Advent is Upon Us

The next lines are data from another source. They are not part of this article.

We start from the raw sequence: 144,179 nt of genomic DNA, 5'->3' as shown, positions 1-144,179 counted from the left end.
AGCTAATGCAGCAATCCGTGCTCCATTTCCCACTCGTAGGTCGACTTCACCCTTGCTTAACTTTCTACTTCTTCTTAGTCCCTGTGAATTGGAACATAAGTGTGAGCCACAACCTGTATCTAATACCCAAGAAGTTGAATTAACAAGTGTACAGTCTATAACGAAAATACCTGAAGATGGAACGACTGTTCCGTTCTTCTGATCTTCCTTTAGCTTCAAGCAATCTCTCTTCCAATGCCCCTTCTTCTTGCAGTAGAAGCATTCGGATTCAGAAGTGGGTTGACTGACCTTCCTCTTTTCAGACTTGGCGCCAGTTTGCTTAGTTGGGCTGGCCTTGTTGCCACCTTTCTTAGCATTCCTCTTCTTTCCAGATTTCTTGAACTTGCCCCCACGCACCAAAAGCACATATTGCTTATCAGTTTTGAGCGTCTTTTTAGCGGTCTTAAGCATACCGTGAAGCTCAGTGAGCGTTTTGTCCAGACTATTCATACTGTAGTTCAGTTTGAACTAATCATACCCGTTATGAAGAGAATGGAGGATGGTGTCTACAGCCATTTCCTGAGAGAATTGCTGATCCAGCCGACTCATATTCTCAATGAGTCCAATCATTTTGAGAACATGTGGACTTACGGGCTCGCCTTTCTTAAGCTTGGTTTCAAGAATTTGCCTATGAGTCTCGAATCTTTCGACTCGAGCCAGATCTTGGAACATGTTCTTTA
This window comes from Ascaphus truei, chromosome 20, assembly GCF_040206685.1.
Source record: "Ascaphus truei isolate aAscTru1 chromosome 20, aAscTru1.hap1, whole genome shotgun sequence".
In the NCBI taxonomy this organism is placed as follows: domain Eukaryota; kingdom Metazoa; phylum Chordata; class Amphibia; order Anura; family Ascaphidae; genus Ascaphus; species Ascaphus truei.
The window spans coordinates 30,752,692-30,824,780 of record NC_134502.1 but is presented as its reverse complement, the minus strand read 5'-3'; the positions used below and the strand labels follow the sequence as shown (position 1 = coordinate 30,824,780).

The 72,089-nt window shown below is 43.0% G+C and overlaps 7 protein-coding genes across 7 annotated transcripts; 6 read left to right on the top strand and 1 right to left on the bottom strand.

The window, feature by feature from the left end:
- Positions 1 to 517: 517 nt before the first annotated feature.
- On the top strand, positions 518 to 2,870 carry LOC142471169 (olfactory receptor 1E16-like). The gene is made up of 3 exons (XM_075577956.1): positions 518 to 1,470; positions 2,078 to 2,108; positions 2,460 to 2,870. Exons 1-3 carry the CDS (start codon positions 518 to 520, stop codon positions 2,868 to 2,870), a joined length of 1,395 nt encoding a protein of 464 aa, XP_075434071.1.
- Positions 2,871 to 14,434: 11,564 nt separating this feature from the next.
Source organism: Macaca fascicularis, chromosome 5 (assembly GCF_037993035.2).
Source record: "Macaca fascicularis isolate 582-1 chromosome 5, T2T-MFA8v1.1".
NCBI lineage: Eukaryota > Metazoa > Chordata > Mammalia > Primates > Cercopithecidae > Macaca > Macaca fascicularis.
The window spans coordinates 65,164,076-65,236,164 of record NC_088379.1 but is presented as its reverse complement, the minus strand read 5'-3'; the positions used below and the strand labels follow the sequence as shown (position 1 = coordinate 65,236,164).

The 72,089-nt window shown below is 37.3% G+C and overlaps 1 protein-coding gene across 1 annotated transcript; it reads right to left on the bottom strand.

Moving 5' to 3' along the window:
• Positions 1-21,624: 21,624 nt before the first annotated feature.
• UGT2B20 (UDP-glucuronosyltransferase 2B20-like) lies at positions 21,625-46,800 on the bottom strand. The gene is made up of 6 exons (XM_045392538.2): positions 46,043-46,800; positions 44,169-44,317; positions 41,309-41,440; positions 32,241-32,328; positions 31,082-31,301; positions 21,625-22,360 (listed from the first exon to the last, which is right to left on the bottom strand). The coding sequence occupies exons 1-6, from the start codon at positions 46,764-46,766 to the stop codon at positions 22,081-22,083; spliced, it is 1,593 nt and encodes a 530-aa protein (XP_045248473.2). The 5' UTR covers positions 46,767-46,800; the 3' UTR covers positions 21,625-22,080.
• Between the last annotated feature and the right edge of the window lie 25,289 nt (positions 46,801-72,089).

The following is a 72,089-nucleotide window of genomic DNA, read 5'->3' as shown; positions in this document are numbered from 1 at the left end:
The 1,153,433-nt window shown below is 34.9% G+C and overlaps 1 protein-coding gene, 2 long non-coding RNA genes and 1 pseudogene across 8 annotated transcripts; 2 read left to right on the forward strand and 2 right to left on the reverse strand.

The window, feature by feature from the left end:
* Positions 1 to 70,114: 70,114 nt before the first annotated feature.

Advent  season begins this week. It’s always a tough time for me, sorting through all the hoopla to focus on the miracle of the incarnation. I like the lights and trees, and all that jazz, but it’s a distraction really. Just to illustrate what I mean, go to Google images, and type in Christmas- how often does the nativity show up? It is there, but there is far more in terms of trees, presents, bells, reindeer, snowy scenes of Victorian villages (btw it wasn’t snowing in Bethlehem that day). In fact, by my count, Mickey Mouse shows up more often than Jesus. Isn’t the incarnation of our Lord enough of a miracle on its own to inspire our wonder? We do all sorts of good things around Christmas that miss the point. Spending time with family, being charitable, loving, celebrating etc. But do we ponder the amazingness of the Word coming in flesh? Can we have both- the “add on” traditions and the spiritual power? I have to admit that for many years I said no. I rejected the commercial aspects. Whether it was the tacky wal mart, plastic Santa, Christmas or the elegant, Victorian inspired, candles, wreathes, cloth napkin kind of Christmas, I rejected it all. The biblical narrative was all I would do. I would sing the hymns, give thanks, and reflect on the Son of God. No gifts, no lights, no tree, no cookies (ok, maybe a few), no holly, mistletoe, egg nog (ok, still avoiding that) or Santa. But I’ve mellowed from my puritanical, pietist past a bit. And now with two children at home, I want them to enjoy life, to have smiles, get spoiled, and have special moments. So now, I’m stuck with this dilemma- to use Niebuhr’s paradigm, do we view Christ against this, Christ over this, Christ of this, Christ in paradox to this, or Christ redeeming/transforming this cultural Christmas. In other words, how does the cultural aspect relate to the historical and spiritual truth?

 

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